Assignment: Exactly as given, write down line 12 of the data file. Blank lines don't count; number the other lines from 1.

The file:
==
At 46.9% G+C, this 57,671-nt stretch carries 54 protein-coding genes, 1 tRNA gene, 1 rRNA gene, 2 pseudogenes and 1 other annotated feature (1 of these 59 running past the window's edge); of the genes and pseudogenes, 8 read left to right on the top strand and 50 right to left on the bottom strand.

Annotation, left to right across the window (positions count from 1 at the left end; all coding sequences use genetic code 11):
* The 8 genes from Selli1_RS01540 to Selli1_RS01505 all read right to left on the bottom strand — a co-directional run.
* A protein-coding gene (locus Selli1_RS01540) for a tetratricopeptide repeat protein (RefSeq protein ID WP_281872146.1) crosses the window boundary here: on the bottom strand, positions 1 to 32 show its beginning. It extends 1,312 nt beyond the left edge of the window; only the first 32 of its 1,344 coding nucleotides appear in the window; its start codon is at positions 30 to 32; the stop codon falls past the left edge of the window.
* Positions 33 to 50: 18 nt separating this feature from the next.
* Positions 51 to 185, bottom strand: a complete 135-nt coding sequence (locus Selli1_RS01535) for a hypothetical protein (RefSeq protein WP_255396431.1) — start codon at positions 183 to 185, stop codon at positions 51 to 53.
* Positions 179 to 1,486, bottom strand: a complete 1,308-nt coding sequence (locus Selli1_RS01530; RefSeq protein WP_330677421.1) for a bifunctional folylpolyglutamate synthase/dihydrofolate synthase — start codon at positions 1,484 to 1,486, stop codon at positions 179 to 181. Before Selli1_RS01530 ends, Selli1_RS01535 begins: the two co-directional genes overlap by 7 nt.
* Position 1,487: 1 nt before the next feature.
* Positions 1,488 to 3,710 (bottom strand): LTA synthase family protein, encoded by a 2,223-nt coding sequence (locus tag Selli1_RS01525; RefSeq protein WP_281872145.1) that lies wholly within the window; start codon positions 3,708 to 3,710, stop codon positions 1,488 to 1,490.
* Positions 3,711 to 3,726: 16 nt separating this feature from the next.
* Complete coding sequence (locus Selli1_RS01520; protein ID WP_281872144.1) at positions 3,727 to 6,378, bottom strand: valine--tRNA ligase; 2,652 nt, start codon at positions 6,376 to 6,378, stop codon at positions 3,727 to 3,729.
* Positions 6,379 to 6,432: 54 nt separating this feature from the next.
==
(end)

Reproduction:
* Positions 6,379 to 6,432: 54 nt separating this feature from the next.